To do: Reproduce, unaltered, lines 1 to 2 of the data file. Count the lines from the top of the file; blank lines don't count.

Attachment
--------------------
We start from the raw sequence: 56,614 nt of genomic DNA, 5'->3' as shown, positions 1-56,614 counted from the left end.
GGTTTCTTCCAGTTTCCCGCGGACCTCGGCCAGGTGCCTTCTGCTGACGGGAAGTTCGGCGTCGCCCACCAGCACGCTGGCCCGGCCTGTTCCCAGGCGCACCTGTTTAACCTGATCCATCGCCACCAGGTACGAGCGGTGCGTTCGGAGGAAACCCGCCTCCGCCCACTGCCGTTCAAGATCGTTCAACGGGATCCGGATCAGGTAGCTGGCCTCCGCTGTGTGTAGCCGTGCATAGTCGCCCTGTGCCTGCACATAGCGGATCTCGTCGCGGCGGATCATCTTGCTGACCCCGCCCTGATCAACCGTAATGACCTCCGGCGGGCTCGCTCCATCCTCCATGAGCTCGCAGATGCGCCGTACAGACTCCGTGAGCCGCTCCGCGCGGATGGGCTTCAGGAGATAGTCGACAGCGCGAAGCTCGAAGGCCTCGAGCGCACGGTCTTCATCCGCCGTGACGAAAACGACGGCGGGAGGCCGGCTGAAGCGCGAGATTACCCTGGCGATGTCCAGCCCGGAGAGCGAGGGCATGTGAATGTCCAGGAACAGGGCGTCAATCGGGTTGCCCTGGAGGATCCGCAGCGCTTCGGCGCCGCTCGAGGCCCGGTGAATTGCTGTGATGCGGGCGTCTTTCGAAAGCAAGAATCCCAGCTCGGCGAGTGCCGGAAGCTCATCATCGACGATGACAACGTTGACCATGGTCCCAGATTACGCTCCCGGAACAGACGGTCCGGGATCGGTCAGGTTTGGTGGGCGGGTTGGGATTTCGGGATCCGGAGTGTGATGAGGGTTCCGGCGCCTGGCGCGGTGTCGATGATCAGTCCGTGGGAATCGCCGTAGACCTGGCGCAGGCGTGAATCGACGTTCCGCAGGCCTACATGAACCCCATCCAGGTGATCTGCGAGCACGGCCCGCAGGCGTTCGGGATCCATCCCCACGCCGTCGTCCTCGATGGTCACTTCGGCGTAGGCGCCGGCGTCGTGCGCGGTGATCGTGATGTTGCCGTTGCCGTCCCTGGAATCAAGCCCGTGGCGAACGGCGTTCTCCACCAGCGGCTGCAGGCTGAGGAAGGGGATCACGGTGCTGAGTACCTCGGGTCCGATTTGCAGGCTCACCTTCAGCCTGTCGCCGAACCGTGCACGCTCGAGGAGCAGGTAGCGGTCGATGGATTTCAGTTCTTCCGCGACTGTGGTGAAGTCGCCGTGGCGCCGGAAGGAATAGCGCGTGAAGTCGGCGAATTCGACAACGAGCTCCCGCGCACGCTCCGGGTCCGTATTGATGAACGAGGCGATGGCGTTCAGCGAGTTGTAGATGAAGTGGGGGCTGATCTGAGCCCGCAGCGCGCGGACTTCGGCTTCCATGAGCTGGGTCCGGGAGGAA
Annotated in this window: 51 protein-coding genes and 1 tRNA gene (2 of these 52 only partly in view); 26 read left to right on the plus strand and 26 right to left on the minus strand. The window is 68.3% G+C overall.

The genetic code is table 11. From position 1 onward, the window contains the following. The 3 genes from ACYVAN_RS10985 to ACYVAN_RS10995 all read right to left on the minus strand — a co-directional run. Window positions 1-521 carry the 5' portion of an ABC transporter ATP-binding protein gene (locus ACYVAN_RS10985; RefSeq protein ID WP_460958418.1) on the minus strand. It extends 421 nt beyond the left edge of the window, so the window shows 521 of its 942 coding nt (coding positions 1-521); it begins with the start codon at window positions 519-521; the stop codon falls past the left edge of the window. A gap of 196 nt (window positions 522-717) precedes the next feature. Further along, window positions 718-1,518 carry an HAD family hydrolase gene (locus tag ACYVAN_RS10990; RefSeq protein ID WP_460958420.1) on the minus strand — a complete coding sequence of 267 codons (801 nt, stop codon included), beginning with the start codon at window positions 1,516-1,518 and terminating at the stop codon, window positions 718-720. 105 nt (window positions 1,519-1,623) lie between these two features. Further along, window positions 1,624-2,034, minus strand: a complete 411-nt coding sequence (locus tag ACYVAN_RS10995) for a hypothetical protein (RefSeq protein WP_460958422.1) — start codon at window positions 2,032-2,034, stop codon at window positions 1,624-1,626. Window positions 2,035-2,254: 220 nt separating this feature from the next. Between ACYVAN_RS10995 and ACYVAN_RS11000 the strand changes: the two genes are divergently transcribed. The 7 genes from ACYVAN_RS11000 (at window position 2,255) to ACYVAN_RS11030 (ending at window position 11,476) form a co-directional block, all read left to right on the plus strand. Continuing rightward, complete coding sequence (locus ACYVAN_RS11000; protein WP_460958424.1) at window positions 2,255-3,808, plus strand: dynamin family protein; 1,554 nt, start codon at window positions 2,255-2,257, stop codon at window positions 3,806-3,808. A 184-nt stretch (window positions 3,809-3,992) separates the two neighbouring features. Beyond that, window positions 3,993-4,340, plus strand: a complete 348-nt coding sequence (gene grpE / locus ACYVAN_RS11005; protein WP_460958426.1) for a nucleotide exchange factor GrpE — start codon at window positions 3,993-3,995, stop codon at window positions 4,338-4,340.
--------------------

We start from the raw sequence: 56,614 nt of genomic DNA, 5'->3' as shown, positions 1-56,614 counted from the left end.
GGTTTCTTCCAGTTTCCCGCGGACCTCGGCCAGGTGCCTTCTGCTGACGGGAAGTTCGGCGTCGCCCACCAGCACGCTGGCCCGGCCTGTTCCCAGGCGCACCTGTTTAACCTGATCCATCGCCACCAGGTACGAGCGGTGCGTTCGGAGGAAACCCGCCTCCGCCCACTGCCGTTCAAGATCGTTCAACGGGATCCGGATCAGGTAGCTGGCCTCCGCTGTGTGTAGCCGTGCATAGTCGCCCTGTGCCTGCACATAGCGGATCTCGTCGCGGCGGATCATCTTGCTGACCCCGCCCTGATCAACCGTAATGACCTCCGGCGGGCTCGCTCCATCCTCCATGAGCTCGCAGATGCGCCGTACAGACTCCGTGAGCCGCTCCGCGCGGATGGGCTTCAGGAGATAGTCGACAGCGCGAAGCTCGAAGGCCTCGAGCGCACGGTCTTCATCCGCCGTGACGAAAACGACGGCGGGAGGCCGGCTGAAGCGCGAGATTACCCTGGCGATGTCCAGCCCGGAGAGCGAGGGCATGTGAATGTCCAGGAACAGGGCGTCAATCGGGTTGCCCTGGAGGATCCGCAGCGCTTCGGCGCCGCTCGAGGCCCGGTGAATTGCTGTGATGCGGGCGTCTTTCGAAAGCAAGAATCCCAGCTCGGCGAGTGCCGGAAGCTCATCATCGACGATGACAACGTTGACCATGGTCCCAGATTACGCTCCCGGAACAGACGGTCCGGGATCGGTCAGGTTTGGTGGGCGGGTTGGGATTTCGGGATCCGGAGTGTGATGAGGGTTCCGGCGCCTGGCGCGGTGTCGATGATCAGTCCGTGGGAATCGCCGTAGACCTGGCGCAGGCGTGAATCGACGTTCCGCAGGCCTACATGAACCCCATCCAGGTGATCTGCGAGCACGGCCCGCAGGCGTTCGGGATCCATCCCCACGCCGTCGTCCTCGATGGTCACTTCGGCGTAGGCGCCGGCGTCGTGCGCGGTGATCGTGATGTTGCCGTTGCCGTCCCTGGAATCAAGCCCGTGGCGAACGGCGTTCTCCACCAGCGGCTGCAGGCTGAGGAAGGGGATCACGGTGCTGAGTACCTCGGGTCCGATTTGCAGGCTCACCTTCAGCCTGTCGCCGAACCGTGCACGCTCGAGGAGCAGGTAGCGGTCGATGGATTTCAGTTCTTCCGCGACTGTGGTGAAGTCGCCGTGGCGCCGGAAGGAATAGCGCGTGAAGTCGGCGAATTCGACAACGAGCTCCCGCGCACGCTCCGGGTCCGTATTGATGAACGAGGCGATGGCGTTCAGCGAGTTGTAGATGAAGTGGGGGCTGATCTGAGCCCGCAGCGCGCGGACTTCGGCTTCCATGAGCTGGGTCCGGGAGGAA